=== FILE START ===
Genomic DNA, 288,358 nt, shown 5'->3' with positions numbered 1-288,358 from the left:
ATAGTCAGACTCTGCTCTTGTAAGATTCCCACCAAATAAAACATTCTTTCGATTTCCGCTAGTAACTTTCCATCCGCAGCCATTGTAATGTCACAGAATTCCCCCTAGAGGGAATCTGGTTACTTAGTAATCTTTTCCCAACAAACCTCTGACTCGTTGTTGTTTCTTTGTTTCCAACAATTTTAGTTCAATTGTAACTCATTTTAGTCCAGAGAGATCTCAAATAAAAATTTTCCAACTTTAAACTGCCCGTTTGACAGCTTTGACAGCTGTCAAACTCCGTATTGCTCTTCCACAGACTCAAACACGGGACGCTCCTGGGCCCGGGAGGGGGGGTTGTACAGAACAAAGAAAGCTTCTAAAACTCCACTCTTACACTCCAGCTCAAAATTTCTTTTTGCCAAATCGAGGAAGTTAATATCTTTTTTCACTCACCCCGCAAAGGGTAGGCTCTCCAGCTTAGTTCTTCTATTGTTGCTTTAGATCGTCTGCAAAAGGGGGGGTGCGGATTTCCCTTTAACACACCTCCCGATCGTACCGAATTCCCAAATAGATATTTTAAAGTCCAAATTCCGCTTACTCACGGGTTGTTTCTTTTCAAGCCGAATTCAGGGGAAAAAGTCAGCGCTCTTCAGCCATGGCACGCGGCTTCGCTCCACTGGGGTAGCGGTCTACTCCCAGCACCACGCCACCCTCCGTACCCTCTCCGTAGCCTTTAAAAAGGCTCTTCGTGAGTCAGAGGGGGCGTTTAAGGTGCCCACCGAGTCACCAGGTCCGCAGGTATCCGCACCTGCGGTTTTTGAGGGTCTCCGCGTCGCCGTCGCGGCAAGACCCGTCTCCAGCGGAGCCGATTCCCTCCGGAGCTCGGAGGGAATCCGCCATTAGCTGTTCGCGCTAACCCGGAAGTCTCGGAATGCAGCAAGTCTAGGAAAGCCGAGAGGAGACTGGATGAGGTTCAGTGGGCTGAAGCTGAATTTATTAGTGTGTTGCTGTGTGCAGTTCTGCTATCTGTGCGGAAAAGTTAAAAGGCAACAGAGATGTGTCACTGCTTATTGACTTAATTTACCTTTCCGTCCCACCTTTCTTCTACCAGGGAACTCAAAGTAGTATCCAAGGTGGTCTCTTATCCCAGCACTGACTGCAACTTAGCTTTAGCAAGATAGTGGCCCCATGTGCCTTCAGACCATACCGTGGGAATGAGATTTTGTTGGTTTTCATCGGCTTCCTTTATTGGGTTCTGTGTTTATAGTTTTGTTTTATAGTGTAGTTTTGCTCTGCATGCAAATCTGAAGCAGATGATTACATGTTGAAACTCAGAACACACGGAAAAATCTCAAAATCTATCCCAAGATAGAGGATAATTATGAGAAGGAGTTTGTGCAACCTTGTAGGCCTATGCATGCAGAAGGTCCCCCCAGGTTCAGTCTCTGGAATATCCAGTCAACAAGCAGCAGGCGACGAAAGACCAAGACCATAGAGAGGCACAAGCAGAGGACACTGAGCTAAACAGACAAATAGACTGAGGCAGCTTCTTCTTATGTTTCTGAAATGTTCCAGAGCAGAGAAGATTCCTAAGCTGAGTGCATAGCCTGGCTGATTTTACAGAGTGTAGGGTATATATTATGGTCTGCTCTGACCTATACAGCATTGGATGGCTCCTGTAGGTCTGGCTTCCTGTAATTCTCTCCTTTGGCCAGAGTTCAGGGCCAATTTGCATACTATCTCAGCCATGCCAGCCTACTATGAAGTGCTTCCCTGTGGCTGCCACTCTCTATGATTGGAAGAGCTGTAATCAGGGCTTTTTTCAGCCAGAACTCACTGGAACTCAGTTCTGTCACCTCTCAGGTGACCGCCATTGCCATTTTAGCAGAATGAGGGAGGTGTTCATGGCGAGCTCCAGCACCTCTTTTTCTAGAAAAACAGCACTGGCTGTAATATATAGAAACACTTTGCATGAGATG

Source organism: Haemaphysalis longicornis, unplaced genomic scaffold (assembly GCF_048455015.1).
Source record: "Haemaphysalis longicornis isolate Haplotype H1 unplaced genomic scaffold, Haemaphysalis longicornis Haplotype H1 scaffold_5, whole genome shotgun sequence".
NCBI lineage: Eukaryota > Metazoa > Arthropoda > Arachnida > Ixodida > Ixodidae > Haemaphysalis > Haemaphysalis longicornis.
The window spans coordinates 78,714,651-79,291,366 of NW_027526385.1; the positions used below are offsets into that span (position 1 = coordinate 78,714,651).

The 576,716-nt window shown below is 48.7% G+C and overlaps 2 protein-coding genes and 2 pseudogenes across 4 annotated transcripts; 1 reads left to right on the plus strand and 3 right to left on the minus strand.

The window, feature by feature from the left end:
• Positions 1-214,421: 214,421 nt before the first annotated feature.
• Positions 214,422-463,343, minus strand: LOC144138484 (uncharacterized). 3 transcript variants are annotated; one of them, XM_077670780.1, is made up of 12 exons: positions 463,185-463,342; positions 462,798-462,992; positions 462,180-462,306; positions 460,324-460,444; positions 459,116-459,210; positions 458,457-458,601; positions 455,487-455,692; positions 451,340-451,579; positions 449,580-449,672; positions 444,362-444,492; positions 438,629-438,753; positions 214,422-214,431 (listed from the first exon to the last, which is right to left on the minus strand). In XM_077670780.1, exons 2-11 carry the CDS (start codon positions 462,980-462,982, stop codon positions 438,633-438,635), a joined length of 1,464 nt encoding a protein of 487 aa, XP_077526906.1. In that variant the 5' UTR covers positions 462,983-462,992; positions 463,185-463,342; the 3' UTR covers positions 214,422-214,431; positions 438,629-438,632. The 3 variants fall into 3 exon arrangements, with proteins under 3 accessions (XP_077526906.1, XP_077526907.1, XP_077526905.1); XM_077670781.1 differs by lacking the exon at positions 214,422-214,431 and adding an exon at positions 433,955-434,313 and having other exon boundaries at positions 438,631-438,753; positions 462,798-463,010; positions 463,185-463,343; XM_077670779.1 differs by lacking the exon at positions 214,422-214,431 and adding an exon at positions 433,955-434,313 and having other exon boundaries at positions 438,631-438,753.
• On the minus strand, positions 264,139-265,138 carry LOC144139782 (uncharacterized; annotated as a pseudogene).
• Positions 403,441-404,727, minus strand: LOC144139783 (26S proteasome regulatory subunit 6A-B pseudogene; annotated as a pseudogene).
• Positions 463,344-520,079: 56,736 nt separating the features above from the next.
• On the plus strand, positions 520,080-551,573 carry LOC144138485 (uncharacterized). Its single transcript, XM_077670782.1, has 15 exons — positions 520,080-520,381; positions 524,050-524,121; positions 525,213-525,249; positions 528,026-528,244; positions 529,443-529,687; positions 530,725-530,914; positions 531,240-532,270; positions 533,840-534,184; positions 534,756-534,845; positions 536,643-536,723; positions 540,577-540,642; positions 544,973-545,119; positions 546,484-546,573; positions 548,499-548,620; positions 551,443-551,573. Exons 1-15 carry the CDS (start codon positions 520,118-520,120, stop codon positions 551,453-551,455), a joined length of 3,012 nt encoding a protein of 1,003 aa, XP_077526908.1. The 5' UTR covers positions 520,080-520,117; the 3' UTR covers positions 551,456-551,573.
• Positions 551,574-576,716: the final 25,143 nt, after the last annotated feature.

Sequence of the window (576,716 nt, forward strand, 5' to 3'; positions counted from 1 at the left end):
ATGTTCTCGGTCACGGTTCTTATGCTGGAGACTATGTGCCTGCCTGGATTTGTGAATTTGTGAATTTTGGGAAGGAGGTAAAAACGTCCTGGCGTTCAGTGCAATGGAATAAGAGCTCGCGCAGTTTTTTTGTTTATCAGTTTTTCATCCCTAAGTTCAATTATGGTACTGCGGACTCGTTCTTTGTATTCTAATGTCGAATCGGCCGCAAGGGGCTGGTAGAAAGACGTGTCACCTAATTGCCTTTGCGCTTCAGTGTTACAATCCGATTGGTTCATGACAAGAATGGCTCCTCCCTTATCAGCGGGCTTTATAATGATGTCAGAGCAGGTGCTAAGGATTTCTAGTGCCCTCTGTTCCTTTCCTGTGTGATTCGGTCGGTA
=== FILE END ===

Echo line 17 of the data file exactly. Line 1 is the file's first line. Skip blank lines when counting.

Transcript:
ATGTTCTCGGTCACGGTTCTTATGCTGGAGACTATGTGCCTGCCTGGATTTGTGAATTTGTGAATTTTGGGAAGGAGGTAAAAACGTCCTGGCGTTCAGTGCAATGGAATAAGAGCTCGCGCAGTTTTTTTGTTTATCAGTTTTTCATCCCTAAGTTCAATTATGGTACTGCGGACTCGTTCTTTGTATTCTAATGTCGAATCGGCCGCAAGGGGCTGGTAGAAAGACGTGTCACCTAATTGCCTTTGCGCTTCAGTGTTACAATCCGATTGGTTCATGACAAGAATGGCTCCTCCCTTATCAGCGGGCTTTATAATGATGTCAGAGCAGGTGCTAAGGATTTCTAGTGCCCTCTGTTCCTTTCCTGTGTGATTCGGTCGGTA